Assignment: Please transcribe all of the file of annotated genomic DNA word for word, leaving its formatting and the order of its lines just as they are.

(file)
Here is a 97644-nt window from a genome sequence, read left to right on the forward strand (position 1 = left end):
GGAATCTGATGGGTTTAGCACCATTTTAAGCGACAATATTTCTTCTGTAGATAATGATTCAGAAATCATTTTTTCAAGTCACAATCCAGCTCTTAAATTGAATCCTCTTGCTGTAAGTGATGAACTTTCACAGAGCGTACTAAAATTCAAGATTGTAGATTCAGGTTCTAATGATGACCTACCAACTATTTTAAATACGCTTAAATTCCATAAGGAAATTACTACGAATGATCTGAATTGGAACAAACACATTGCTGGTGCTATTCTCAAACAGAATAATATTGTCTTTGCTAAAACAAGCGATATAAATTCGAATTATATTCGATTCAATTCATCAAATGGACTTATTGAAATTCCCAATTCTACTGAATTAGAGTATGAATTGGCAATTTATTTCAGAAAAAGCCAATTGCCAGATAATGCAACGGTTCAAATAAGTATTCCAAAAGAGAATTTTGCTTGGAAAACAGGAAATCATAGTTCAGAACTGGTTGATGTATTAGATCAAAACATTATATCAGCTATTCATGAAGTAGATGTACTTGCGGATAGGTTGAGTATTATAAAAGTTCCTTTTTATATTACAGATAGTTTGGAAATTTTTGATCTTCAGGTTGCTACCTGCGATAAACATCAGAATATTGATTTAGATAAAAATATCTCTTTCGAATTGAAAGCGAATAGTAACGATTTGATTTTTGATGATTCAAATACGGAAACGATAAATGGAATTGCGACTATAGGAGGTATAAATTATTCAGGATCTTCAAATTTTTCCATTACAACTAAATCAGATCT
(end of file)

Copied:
Here is a 97644-nt window from a genome sequence, read left to right on the forward strand (position 1 = left end):
GGAATCTGATGGGTTTAGCACCATTTTAAGCGACAATATTTCTTCTGTAGATAATGATTCAGAAATCATTTTTTCAAGTCACAATCCAGCTCTTAAATTGAATCCTCTTGCTGTAAGTGATGAACTTTCACAGAGCGTACTAAAATTCAAGATTGTAGATTCAGGTTCTAATGATGACCTACCAACTATTTTAAATACGCTTAAATTCCATAAGGAAATTACTACGAATGATCTGAATTGGAACAAACACATTGCTGGTGCTATTCTCAAACAGAATAATATTGTCTTTGCTAAAACAAGCGATATAAATTCGAATTATATTCGATTCAATTCATCAAATGGACTTATTGAAATTCCCAATTCTACTGAATTAGAGTATGAATTGGCAATTTATTTCAGAAAAAGCCAATTGCCAGATAATGCAACGGTTCAAATAAGTATTCCAAAAGAGAATTTTGCTTGGAAAACAGGAAATCATAGTTCAGAACTGGTTGATGTATTAGATCAAAACATTATATCAGCTATTCATGAAGTAGATGTACTTGCGGATAGGTTGAGTATTATAAAAGTTCCTTTTTATATTACAGATAGTTTGGAAATTTTTGATCTTCAGGTTGCTACCTGCGATAAACATCAGAATATTGATTTAGATAAAAATATCTCTTTCGAATTGAAAGCGAATAGTAACGATTTGATTTTTGATGATTCAAATACGGAAACGATAAATGGAATTGCGACTATAGGAGGTATAAATTATTCAGGATCTTCAAATTTTTCCATTACAACTAAATCAGATCT